I have heard so much great praise for Letter from an Unknown Woman so a few nights ago I decided finally to give this one a shot. As I began to watch it I discovered the film was, indeed, as dreamily gorgeous as I had been told to expect. And yet, the more I wallowed in Ophüls’ movie, the more surprising and intriguing it became.
Joan Fontaine plays a woman by the name of Lisa Berndle, a lady loving a handsome stranger from afar. After admiring his piano-playing as his neighbour and a girl of 17, her love continues, stretching her entire life and fuelled by two brief romantic encounters. Each time they meet, she realises the womanising pianist (with whom she has even had a child) has forgotten her completely, even feeding her the same callous lines he had used before.
The simple story is framed by a letter, sent from the deathbed of this unknown woman. This tale of unrequited love is told absolutely from the point of view of Lisa, and it is not until the final frame that we see her story from the eyes of the object of her affection: Stefan Brand. It is this that is probably the most crucial aspect of Ophüls’ (and, of course, Zweig’s) storytelling.
I think we often dismiss the idea of an unreliable narrator in film; we often ask ourselves: surely if we the audience saw it happen before our eyes, we can take it is as true? Not that I am suggesting Lisa is out-and-out lying to us, (if we were to assume that for every movie, why would one even bother) but I do believe she paints herself as she would want the world to see her; she leaves out less favourable details, and maximises her strongest and most praiseworthy characteristics.
We are made to feel great sympathy for Miss Berndle, but if we give her plight only the tiniest bit of thought it would become obvious that she is frankly a bit of a loon. “Night after night” we are told fleetingly, she stands on the street of his home, waiting for only a glimpse of him. Yet we never see this borderline insanity, but only the fruit of it: the ultimate meeting with Stephan.
As for her innocence and fragility at the hands of the treacherous Brand, it too is open to interpretation. Is a woman who stands up to her parents, who sets up for herself in the big city, and who ultimately bags a kindly (not to mention obscenely wealthy) gentleman, is that a woman who is truly helpless and at the mercy of others? I think the answer is quite clear.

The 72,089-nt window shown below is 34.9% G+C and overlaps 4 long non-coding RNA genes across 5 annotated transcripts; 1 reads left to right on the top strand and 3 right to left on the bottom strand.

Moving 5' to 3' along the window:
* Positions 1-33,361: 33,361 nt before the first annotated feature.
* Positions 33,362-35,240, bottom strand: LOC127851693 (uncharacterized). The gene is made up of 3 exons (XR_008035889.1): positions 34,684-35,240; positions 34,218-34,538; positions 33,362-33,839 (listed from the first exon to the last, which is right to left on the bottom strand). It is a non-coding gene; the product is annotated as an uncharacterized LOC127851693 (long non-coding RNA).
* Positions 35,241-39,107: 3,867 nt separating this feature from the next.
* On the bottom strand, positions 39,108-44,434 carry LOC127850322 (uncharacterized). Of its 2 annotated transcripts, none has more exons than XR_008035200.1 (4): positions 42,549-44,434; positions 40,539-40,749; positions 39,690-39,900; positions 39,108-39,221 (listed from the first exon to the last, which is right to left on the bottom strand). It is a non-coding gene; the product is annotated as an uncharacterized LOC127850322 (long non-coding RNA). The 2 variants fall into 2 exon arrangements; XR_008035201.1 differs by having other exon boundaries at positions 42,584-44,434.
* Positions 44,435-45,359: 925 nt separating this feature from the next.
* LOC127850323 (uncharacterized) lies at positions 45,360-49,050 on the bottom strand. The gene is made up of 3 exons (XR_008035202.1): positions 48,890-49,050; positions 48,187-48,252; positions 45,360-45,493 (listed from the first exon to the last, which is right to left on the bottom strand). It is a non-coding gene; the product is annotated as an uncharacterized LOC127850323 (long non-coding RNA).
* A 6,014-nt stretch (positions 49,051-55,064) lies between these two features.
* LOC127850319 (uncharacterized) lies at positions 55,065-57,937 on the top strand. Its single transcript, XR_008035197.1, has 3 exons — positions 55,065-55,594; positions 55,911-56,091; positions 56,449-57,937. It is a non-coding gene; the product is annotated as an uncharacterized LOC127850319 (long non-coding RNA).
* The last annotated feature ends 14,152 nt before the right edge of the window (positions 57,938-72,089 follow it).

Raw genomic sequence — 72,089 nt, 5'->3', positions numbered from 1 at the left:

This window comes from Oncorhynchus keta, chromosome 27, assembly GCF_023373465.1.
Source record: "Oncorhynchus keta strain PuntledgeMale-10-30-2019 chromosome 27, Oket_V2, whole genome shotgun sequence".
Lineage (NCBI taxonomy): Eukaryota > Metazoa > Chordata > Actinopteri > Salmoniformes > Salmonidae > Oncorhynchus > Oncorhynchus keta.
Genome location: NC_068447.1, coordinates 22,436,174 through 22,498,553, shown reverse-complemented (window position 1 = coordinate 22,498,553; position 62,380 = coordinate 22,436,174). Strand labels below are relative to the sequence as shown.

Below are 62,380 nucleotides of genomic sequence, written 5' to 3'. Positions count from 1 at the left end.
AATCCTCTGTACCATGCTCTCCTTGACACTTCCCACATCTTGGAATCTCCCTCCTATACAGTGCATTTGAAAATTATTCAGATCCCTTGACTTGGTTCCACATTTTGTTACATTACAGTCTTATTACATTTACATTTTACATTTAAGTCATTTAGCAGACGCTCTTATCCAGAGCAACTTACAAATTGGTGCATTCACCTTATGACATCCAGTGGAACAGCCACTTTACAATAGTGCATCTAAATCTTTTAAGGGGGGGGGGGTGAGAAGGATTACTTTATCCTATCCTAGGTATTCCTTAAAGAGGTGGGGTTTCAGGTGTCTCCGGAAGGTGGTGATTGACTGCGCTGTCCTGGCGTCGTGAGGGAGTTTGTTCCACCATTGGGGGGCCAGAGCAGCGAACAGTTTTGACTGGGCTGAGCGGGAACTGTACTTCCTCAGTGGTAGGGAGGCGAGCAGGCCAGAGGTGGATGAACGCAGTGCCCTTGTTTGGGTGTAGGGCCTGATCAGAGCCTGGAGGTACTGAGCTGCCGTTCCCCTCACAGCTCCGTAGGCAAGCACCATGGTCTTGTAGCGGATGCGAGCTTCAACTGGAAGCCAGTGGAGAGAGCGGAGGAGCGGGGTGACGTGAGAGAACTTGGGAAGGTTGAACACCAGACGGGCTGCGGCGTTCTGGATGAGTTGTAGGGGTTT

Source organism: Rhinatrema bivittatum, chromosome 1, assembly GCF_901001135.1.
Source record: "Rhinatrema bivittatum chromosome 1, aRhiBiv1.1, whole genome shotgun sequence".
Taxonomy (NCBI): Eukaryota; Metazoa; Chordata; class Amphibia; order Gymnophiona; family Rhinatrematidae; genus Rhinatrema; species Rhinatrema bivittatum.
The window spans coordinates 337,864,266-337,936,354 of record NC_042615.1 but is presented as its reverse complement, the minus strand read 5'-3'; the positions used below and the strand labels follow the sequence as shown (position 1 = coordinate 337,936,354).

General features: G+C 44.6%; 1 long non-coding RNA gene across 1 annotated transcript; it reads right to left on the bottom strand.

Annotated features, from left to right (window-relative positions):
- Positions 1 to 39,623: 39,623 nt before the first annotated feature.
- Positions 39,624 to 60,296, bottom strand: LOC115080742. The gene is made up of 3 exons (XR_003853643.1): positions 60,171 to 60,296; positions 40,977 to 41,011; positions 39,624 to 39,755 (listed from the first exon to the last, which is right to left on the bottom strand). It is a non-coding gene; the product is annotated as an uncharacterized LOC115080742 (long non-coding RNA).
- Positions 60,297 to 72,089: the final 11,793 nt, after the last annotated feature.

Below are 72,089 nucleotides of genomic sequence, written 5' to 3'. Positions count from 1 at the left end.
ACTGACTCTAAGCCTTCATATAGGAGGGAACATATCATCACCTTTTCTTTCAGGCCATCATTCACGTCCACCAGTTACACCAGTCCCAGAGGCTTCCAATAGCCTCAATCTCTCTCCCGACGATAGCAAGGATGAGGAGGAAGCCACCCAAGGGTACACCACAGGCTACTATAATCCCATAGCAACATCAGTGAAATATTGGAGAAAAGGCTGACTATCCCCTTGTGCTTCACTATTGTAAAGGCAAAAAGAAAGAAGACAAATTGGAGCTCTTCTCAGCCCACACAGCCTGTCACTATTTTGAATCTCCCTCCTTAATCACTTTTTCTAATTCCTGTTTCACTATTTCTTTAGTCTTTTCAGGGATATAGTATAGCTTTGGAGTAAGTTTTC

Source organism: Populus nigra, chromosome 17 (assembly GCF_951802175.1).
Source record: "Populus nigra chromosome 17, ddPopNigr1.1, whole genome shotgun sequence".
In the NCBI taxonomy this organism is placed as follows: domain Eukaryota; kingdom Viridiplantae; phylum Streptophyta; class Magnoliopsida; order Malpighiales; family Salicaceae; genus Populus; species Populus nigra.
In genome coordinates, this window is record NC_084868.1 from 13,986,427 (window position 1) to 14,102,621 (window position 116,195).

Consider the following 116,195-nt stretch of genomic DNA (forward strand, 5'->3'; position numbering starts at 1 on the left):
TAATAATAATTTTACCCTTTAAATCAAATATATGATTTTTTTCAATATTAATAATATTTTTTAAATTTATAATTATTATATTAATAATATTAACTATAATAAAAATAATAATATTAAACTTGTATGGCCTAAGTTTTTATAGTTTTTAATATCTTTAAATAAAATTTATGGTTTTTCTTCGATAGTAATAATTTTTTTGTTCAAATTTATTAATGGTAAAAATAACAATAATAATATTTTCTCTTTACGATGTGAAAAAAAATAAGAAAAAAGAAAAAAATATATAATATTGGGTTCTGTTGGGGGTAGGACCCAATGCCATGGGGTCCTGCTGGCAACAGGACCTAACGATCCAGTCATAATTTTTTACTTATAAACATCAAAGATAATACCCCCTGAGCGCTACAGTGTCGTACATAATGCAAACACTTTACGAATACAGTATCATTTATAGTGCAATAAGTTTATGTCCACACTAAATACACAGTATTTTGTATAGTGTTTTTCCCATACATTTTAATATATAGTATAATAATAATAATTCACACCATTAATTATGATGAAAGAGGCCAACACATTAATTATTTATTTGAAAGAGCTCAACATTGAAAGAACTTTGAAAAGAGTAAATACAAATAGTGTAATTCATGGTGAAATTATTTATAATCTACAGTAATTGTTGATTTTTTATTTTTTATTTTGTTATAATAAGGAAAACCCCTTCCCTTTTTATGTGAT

I would also like to draw attention to two particularly compelling scenes. Below are two images from both: the first pair depict Lisa at 17 watching Brand and an unknown lover of his ascending the stairs to his apartment, the second Lisa herself with Brand for the first time. The resemblance is, of course, quite uncanny. The camera pans in exactly the same way from exactly the same position; even the way the figures are in relation to each other are virtually identical. This begs a few questions. Is Lisa projecting her own fantasies onto our screen? Does she consider herself, perhaps does she want to consider herself, just another woman to Mr Brand?
Letter from an Unknown Woman is obviously an interesting movie, and despite my “suspicions” about Fontaine’s character I do not think it detracts from the film’s beauty in any way. To me, it is indeed a romance, if not quite in the conventional sense. Both Lisa and Stefan are, at least to some extent certainly, in love with their illusions. She in a more obvious manner, but he also for believing in his superficial happiness, as well as the great confidence he has in his natural abilities as a performer.
The scene in the make-believe railway carriage in which the two ride through to various countries, sampling the painted views through their window, makes for a perfect symbol for their fantasies. It is, I believe, this element of the film that is the real tragedy. Stefan and Lisa are lost in their delusions about themselves and the world around them. However, when they choose finally to confront their realities, it is also ironically what leads them to their downfall.